Denny Griffith, the former CCAD president who died in January following a two-year battle with cancer, was not only a mentor but a close friend to CCAD grad Heather Lynn Kyle.

Denny Griffith, the former CCAD president who died in January following a two-year battle with cancer, was not only a mentor but a close friend to CCAD grad Heather Lynn Kyle.

"When Denny passed in January, it inspired me to want to do something for him, but not a whole show about him," Kyle said, admitting she never fully grasped the depth of Griffith's illness until his situation was dire. "I don't want to miss telling people how I feel about them. So, to me, the gesture was obvious. … The open-ended prompt of a solo show, followed by the passing of my mentor, helped me form the tribute concept."

And so Kyle's June exhibition at Wild Goose Creative is titled "Sappy Hulk," a play on the emotional nature of the show and also on her initials (HLK). A collection of brand-new work, the paintings are all done in oil - some on canvas, some on wood, some as large as six feet by four feet - and each has a dedication to a specific person in the artist's life (family, friends, past partners).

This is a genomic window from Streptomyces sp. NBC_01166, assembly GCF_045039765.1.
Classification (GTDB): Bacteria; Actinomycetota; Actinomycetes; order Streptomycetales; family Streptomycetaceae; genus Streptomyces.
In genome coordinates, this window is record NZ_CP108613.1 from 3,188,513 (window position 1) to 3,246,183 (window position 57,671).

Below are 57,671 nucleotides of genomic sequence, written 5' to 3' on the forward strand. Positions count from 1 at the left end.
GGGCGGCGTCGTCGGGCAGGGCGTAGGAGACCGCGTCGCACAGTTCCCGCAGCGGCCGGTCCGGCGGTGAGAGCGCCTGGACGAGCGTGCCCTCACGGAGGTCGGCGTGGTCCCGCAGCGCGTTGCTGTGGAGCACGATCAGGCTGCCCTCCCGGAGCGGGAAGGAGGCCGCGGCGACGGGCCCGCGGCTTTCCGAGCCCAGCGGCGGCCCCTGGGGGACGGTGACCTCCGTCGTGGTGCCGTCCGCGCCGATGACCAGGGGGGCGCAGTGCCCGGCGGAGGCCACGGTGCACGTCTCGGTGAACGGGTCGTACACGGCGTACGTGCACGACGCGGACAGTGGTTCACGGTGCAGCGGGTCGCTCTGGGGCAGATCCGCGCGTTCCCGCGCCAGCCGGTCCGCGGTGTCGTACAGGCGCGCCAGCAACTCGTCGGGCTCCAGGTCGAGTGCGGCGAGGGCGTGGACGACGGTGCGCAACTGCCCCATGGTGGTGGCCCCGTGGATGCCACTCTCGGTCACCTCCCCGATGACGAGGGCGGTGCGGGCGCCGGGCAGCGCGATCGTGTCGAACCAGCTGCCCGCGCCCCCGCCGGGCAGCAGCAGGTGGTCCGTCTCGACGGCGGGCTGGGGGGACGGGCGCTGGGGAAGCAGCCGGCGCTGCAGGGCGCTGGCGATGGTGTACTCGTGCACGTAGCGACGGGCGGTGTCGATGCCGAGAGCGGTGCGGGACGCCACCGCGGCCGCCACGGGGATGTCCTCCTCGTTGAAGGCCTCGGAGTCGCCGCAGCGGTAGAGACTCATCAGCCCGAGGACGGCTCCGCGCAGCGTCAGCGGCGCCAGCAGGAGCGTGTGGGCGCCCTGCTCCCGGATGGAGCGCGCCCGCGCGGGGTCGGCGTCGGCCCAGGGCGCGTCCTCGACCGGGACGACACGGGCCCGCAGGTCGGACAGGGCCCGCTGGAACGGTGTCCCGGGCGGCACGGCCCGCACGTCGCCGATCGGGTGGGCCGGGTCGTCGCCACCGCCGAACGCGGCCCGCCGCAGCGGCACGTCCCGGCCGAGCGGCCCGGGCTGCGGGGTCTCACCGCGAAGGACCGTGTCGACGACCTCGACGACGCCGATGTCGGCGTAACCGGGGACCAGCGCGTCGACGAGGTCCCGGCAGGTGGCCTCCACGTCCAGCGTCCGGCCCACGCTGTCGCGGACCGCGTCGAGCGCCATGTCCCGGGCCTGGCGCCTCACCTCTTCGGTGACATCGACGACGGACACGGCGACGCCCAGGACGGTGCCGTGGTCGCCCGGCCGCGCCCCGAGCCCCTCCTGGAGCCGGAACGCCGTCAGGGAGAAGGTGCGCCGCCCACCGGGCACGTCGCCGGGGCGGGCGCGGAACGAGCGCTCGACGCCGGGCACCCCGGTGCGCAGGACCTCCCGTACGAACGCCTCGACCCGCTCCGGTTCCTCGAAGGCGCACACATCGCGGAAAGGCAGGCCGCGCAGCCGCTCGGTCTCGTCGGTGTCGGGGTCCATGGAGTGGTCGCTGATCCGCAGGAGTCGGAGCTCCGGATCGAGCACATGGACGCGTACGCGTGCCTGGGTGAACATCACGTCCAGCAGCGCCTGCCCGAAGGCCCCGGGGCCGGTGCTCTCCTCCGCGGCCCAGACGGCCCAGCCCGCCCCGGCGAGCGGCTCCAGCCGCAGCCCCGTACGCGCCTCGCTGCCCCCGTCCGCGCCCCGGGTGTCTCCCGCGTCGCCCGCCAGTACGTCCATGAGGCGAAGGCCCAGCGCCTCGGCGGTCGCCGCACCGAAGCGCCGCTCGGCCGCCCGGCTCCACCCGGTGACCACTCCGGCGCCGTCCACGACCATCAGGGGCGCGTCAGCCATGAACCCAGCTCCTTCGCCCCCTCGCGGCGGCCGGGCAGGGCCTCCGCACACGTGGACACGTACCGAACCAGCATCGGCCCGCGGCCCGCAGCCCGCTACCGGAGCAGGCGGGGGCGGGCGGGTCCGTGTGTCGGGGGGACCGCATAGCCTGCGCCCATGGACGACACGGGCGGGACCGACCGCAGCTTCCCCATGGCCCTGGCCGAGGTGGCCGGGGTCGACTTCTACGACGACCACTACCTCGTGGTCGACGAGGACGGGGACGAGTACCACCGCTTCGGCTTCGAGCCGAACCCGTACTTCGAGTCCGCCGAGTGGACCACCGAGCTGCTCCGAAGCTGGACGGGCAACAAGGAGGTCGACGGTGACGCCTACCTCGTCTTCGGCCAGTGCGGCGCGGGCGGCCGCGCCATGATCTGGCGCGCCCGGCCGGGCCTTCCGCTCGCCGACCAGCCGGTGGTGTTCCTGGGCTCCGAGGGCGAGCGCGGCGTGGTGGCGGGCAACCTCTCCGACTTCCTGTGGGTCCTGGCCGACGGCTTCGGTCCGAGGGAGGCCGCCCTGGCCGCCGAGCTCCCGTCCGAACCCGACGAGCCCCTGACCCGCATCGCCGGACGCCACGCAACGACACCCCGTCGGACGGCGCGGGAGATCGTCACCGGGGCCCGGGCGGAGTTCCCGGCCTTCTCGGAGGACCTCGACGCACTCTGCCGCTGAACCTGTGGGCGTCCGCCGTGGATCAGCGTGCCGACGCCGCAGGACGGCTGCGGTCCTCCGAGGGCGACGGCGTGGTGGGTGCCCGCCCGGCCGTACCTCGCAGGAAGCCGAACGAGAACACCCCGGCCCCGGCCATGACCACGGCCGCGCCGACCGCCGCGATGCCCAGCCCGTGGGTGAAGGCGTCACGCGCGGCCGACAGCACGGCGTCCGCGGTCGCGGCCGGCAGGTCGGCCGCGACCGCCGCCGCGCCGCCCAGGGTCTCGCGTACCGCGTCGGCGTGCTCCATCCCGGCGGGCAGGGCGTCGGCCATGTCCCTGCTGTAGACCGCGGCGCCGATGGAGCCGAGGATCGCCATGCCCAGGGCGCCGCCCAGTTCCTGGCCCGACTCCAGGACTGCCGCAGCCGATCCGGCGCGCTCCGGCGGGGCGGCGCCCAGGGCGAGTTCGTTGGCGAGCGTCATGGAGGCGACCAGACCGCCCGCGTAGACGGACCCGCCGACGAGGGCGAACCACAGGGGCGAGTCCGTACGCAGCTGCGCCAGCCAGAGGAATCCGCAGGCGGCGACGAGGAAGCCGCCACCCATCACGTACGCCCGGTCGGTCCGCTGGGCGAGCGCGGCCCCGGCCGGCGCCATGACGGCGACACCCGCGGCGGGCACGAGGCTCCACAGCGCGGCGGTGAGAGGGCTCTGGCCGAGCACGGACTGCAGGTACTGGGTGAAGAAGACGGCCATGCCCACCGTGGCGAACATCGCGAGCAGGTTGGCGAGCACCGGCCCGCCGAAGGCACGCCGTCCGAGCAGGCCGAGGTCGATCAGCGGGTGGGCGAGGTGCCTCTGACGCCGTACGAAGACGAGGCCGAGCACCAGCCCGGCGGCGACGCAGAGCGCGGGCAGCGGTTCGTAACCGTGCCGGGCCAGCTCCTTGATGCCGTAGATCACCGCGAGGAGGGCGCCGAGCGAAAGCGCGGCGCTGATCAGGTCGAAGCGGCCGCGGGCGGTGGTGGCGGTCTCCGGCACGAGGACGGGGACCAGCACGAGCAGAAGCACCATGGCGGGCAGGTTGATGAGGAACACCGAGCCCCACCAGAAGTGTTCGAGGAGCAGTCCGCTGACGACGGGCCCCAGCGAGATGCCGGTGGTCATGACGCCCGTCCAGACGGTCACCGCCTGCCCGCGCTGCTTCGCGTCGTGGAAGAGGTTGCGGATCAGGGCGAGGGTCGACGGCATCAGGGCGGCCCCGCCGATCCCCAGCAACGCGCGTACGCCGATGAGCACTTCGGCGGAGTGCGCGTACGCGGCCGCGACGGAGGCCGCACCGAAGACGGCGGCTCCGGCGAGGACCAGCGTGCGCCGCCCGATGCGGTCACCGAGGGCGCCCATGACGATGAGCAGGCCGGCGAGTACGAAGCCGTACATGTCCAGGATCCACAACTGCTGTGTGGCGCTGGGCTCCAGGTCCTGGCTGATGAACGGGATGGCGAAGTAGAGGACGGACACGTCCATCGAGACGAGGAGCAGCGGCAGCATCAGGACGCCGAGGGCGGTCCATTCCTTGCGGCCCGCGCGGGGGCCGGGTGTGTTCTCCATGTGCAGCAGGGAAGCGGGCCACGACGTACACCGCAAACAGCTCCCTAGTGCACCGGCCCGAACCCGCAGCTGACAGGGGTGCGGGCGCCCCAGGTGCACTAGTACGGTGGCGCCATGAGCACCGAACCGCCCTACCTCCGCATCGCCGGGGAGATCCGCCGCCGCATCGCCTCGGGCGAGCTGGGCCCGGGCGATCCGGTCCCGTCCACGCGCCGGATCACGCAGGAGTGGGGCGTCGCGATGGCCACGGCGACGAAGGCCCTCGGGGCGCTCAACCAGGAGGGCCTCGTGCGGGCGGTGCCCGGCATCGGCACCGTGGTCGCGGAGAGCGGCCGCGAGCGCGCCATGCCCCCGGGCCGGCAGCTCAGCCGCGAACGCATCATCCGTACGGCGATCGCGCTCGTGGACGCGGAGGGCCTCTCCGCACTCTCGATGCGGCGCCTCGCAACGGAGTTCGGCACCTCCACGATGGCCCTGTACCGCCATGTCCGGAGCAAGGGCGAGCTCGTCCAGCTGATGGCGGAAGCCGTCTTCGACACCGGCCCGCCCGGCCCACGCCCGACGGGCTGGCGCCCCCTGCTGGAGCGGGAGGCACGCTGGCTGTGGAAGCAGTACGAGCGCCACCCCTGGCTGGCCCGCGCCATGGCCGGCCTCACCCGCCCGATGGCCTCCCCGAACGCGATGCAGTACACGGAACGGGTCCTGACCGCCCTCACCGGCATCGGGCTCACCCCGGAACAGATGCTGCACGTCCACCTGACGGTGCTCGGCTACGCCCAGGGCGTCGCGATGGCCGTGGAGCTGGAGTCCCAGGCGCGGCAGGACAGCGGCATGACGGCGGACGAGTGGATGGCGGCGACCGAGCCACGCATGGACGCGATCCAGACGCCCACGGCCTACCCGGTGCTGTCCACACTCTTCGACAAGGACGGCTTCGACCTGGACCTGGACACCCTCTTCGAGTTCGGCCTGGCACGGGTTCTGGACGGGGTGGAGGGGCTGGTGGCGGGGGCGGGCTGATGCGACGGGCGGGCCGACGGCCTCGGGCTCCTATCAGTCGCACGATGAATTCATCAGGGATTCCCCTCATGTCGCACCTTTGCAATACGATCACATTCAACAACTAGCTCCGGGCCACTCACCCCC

Completing the work over a brief period of time helped to keep the concept cohesive, Kyle said. In some cases, the dedication was clear from the outset. For others, her inspiration revealed itself as she was working. "I started with many concept drawings. Some of those made it to the canvas, some were more spontaneous," she said. "My parents both have a few paintings. I have so much to tell them."

Kyle's nod to Griffith in the exhibition is twofold. Because Griffith's colleagues viewed his more recent work as representing a change in style, she wanted to stretch herself for this exhibition. She also offered a more direct tribute, painting some pieces that are a mixture of Griffith's imagery and her own.

Kyle recognizes the complexity of making overly personal work. "I don't want to appear self-absorbed," she said. "But artists have to make stuff. I hope [the work] communicates something that serves other people."